FRE 611(a) "Reasonable Control" Standard, Evidentiary Rulings And The Constitution

In tax fraud prosecution, limitations on the pro se defendant's testimony did not violate defendant's Fifth Amendment Due Process or Right Against Self-Incrimination or Sixth Amendment Right To Compulsory Process; the trial judge reasonably limited the defendant's direct testimony under FRE 611(a) to “just ... the facts,” and not argument, sustained evidentiary objections, and permitted the pro se defendant "some leeway" in presenting substantial exculpatory testimony that assisted his defense, in United States v. Woods, 710 F.3d 195 (4th Cir. March 18, 2013) (No. 11-4817)

The authority of the federal trial judge to manage the cases has long been accepted and is an essential premise of the application of the rules of civil and criminal procedure. At trial, FRE 611(a) generally allows the trial court to "exercise reasonable control over the mode and order of examining witnesses and presenting evidence." The rule specifies three factors that help define what control is "reasonable," namely:

  1. Make those procedures effective for determining the truth
  2. Avoid wasting time and
  3. Protect witnesses from harassment or undue embarrassment
FRE 611(a).

A recent Fourth Circuit case serves as a reminder that the FRE 611(a) criteria are not exclusive. Indeed, these factors should be considered within the general context of according the defendant the benefit of his constitutional rights, such as that presenting a defense, due process, and right against self-incrimination. In the case, defendant Woods represented himself pro se against charges involving an alleged tax fraud scheme. At trial, assisted by stand-by counsel, the defendant elected to testify. Apparently his testimony consisted of a narrative to which the prosecution lodged 15 objections contending that the defendant was presenting argument and not dealing with factual matters. In essence, the defendant's testimony "summariz[ed] other witnesses' testimony or ... testif[ied] concerning facts about which he had no personal knowledge." In most instances the trial judge sustained the government objection, advising the defendant to "just relate the facts," and to "confine [his testimony] to the facts" and not "argue about ... whether [a previous witness] said something or didn't say something." Woods, 710 F.3d at 201.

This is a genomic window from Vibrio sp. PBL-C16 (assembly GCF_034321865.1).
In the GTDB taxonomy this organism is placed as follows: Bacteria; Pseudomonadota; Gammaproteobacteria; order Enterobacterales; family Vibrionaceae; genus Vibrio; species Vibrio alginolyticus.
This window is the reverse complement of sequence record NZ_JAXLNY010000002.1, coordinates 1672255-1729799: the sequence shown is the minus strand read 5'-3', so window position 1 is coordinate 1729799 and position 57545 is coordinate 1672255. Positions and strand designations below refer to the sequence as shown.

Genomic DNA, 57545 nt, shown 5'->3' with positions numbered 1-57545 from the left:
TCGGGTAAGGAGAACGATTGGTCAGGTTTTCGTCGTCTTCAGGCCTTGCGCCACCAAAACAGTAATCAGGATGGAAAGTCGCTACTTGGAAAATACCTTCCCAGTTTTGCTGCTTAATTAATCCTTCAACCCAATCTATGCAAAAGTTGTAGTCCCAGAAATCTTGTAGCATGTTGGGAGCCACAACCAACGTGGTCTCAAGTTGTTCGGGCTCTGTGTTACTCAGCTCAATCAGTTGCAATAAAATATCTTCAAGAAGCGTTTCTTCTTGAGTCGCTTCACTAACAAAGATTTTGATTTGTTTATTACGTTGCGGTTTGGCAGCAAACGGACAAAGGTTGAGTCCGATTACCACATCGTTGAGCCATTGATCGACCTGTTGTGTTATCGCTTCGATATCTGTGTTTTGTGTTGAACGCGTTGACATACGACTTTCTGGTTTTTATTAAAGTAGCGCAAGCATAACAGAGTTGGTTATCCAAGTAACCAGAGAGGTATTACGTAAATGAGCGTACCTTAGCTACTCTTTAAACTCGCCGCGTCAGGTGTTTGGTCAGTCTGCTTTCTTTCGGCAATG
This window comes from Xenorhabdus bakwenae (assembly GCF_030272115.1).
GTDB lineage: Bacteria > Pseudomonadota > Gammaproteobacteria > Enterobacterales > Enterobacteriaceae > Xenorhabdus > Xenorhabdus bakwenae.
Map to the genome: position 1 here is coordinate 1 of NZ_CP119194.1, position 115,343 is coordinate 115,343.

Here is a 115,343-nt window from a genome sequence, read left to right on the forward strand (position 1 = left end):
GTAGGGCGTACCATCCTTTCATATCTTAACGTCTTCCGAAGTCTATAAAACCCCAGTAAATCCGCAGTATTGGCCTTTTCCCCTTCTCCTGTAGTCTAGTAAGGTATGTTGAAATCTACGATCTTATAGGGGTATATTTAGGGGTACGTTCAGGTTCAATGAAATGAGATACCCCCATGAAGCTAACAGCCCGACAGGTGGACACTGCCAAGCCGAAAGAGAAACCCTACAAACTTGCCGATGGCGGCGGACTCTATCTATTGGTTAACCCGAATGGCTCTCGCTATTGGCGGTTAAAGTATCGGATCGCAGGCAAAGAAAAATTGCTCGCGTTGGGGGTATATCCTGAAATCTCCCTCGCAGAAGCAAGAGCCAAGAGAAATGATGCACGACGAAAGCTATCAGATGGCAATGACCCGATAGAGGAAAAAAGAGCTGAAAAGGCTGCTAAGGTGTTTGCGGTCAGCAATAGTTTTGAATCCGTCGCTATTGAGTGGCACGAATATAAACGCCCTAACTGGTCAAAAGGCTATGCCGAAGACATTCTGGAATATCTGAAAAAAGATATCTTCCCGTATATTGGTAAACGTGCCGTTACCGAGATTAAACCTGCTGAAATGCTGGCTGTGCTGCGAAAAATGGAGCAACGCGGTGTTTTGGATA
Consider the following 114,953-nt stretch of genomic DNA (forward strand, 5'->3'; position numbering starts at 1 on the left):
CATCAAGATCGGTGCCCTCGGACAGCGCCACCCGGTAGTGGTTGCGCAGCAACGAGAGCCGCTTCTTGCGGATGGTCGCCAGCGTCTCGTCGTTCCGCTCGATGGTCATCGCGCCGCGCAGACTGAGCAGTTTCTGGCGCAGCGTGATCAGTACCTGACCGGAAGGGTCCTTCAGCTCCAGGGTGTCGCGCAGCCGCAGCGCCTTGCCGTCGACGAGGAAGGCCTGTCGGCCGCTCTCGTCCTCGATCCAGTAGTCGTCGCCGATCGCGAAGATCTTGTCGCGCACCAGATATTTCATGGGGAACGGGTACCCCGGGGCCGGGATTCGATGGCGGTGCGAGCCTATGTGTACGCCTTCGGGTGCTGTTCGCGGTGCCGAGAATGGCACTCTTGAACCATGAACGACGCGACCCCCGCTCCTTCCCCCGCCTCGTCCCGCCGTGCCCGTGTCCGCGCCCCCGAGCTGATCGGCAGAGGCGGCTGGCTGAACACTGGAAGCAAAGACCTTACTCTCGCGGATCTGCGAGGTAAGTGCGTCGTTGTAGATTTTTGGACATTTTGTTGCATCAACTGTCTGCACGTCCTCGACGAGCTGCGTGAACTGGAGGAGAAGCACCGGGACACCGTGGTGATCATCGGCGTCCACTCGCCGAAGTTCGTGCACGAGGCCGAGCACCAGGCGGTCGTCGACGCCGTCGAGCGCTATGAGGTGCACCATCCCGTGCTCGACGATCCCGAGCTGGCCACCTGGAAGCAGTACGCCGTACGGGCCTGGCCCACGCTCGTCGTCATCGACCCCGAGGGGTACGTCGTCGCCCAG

Despite the trial court's admonitions, the defendant persisted in his approach; upon his conviction, he contended the trial judge "prevented him from developing certain 'themes' of his defense during his testimony."

The Fourth Circuit did not buy the defendant's argument:

we conclude that the district court did not abuse its discretion in its evidentiary rulings, did not act arbitrarily, and did not impose limitations on Woods’ testimony that were disproportionate to legitimate concerns of evidentiary reliability or trial management. As an appellate body, we appreciate that the dynamic nature of jury trials requires special vigilance on the part of district courts to manage effectively the participation of parties, witnesses, jurors, and spectators. We also recognize the difficult role of the district court when a defendant chooses to represent himself, especially when such a defendant elects to testify in his own defense.

In light of these challenges, we decline to find reversible error in the absence of plainly arbitrary conduct by the district court. Here, there is no such conduct, and the present record affirmatively demonstrates that the district court expressly granted Woods considerable leeway in presenting evidence and allowed him to offer substantial exculpatory testimony. Accordingly, we hold that the district court did not deprive Woods of his constitutional right to testify in his own defense.
Woods, 710 F.3d at 202.

One key to the circuit's affirmance was the conclusion that there was no action taken by the trial judge that was unreasonable. Add to that the court's reasonable limitations imposed on the defendant and that it allowed the defendant "considerable leeway" and did not inhibit his ability to present "substantial exculpatory testimony."


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Federal Rules of Evidence